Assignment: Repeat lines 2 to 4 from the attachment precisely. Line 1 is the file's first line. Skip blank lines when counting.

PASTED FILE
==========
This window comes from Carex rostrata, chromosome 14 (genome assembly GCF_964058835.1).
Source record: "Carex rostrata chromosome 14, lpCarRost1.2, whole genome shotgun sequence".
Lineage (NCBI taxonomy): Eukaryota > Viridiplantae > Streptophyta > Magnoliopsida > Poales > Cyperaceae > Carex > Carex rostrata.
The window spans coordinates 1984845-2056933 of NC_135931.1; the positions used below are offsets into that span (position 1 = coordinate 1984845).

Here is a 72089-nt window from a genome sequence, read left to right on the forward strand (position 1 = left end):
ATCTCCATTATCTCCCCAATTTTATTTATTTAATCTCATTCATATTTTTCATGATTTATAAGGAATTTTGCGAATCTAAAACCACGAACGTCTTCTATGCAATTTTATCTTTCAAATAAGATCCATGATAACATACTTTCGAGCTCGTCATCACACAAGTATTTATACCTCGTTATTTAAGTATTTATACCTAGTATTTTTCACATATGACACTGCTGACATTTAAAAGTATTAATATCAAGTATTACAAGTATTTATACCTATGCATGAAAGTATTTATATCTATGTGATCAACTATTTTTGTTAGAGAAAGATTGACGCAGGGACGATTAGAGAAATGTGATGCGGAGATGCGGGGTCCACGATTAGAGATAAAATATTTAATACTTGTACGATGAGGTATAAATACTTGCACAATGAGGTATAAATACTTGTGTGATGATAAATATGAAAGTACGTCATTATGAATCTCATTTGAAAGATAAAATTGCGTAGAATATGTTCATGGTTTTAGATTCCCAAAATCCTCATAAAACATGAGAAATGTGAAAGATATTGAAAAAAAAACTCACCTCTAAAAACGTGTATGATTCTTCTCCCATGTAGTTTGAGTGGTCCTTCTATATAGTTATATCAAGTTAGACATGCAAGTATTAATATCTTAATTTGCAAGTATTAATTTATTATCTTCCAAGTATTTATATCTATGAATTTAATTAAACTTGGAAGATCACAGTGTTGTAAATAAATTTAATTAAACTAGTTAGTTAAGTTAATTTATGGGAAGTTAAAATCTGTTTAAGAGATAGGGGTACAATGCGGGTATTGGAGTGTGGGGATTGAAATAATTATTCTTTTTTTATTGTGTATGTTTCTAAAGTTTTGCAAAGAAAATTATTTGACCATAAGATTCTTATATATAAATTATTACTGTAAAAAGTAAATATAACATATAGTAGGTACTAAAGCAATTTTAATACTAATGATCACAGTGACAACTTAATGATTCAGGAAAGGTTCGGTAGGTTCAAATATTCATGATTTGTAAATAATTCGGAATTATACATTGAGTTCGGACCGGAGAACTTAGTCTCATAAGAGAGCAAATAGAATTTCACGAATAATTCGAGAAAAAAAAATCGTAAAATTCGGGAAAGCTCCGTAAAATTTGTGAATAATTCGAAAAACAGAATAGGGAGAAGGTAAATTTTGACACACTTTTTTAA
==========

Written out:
Source record: "Carex rostrata chromosome 14, lpCarRost1.2, whole genome shotgun sequence".
Lineage (NCBI taxonomy): Eukaryota > Viridiplantae > Streptophyta > Magnoliopsida > Poales > Cyperaceae > Carex > Carex rostrata.
The window spans coordinates 1984845-2056933 of NC_135931.1; the positions used below are offsets into that span (position 1 = coordinate 1984845).